Theodore Roosevelt had been president for less than a year when on a tour in New England his horse-drawn carriage was broadsided by an electric trolley. TR was thrown clear but his Secret Service bodyguard was killed instantly. The trolley’s motorman pleaded guilty to manslaughter and the matter was quietly put to rest.
But was it an accident or an assassination attempt…and would there be another “accident” soon?
The Attempted Murder of Teddy Roosevelt casts this event in a darker light. John Hay, the Secretary of State, finds himself in pursuit of a would-be assassin, investigating the motives of TR’s many enemies, including political rivals and the industrial trusts. He crosses paths with luminaries of the day, such as best-pal Henry Adams, Emma Goldman, J.P. Morgan, Mark Hanna, and (as an investigatory sidekick) the infam ous Nellie Bly, who will help Hay protect the man who wants to transform a nation.
Of all the many biographies of Theodore Roosevelt, none has presented the twenty-sixth president as he saw himself: as a man of letters. This fascinating account traces Roosevelt’s lifelong engagement with books and discusses his writings from childhood journals to his final editorial, finished just hours before his death. His most famous book, The Rough Riders—part memoir, part war adventure—barely begins to suggest the dynamism of his literary output. Roosevelt read widely and deeply, and worked tirelessly on his writing. Along with speeches, essays, reviews, and letters, he wrote history, autobiography, and tales of exploration and discovery. In this thoroughly original biography, Roosevelt is revealed at his most vulnerable—and his most human.
Four extraordinary men sought the presidency in 1912. Theodore Roosevelt was the charismatic and still wildly popular former president who sought to redirect the Republican Party toward a more nationalistic, less materialistic brand of conservatism and the cause of social justice. Chace recounts all the excitement and pathos of a singular moment in American history: the crucial primaries, the Republicans’ bitter nominating convention that forever split the party, Wilson’s stunning victory on the forty-sixth ballot at the Democratic convention, Roosevelt’s spectacular coast-to-coast whistle-stop electioneering, Taft’s stubborn refusal to fight back against his former mentor, Debs’s electrifying campaign appearances, and Wilson’s “accidental election” by less than a majority of the popular vote.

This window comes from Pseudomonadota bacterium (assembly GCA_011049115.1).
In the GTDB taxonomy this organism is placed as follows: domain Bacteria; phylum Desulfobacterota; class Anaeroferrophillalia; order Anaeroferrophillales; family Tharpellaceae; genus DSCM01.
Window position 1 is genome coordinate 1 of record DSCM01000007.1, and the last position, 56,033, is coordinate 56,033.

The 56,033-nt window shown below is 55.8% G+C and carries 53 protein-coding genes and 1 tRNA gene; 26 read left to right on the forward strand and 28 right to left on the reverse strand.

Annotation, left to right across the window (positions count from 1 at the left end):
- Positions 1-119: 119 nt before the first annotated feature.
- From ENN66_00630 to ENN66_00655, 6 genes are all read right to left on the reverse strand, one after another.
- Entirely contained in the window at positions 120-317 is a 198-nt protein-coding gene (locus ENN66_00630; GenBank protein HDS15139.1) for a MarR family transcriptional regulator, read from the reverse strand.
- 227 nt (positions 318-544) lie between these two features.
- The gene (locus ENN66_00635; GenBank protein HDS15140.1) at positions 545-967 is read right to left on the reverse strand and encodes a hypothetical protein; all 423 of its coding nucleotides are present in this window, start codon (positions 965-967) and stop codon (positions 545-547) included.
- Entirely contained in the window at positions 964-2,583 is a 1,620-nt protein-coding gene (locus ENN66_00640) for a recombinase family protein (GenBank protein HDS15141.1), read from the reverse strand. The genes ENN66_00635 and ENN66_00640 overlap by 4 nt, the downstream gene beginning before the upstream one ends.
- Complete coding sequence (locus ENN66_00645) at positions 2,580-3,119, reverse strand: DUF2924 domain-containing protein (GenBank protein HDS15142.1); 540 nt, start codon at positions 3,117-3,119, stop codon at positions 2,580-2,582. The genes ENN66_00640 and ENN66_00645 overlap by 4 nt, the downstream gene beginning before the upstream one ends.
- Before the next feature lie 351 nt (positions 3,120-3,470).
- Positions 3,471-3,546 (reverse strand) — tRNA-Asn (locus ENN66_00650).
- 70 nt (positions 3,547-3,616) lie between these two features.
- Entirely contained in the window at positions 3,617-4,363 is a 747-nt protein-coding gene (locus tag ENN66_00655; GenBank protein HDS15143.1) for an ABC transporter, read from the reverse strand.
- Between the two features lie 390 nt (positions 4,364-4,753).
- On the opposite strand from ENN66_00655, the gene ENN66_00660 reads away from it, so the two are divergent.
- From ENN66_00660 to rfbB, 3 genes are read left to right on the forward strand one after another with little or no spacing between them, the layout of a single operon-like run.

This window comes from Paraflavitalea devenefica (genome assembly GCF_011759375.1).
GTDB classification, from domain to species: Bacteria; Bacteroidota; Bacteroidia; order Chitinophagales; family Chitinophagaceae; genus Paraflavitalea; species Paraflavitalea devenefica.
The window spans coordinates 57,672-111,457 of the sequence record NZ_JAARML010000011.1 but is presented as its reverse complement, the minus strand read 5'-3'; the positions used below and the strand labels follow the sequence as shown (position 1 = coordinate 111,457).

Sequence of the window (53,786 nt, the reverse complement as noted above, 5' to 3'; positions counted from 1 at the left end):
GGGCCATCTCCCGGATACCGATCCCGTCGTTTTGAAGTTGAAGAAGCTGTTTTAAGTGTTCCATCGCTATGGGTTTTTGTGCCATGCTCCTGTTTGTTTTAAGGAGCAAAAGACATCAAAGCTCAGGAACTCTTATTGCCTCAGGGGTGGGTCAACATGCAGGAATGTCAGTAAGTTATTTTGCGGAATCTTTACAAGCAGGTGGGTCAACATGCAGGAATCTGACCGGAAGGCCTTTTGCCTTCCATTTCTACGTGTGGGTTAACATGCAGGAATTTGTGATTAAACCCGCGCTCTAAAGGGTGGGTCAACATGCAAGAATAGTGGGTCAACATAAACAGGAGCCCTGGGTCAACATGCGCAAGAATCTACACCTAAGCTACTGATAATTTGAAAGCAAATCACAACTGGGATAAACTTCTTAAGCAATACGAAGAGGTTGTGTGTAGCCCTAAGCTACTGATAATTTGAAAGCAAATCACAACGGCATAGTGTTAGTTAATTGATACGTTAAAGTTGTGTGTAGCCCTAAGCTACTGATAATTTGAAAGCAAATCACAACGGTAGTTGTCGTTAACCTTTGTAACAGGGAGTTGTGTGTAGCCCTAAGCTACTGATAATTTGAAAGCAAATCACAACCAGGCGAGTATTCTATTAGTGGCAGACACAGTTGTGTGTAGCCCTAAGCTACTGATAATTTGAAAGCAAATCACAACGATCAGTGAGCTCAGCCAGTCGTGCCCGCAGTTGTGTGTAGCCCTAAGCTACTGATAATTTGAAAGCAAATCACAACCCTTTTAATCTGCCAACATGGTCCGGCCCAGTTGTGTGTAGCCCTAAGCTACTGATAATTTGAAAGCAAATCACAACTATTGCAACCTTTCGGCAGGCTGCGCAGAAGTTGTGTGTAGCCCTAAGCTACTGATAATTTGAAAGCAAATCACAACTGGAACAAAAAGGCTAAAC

Now, two books for younger readers to learn about the man, the myth, and the president, or for older readers to dip their toes into the subject!
He was only 42 years old when he was sworn in as President of the United States in 1901, making TR the youngest president ever. But did you know that he was also the first sitting president to win the Nobel Peace Prize? The first to ride in a car? The first to fly in an airplane? Theodore Roosevelt’s achievements as a naturalist, hunter, explorer, author, and soldier are as much a part of his fame as any office he held as a politician. Find out more about The Bull Moose, the Progressive, the Rough Rider, the Trust Buster, and the Great Hunter who was our larger-than-life 26th president in Who Was Theodore Roosevelt?
The story goes that on a hunting trip in 1902, President Theodore “Teddy” Roosevelt refused to shoot a bear. A political cartoonist shared the story in the newspaper and then, impressed by the president’s big, warm heart, shopkeepers Rosie and Morris Michtom decided to create a “Teddy” bear in his honor to sell in their store. The bear was so popular, they made another. And another. And before they knew it, they needed to build a factory: it seemed every child wanted a teddy bear of their own!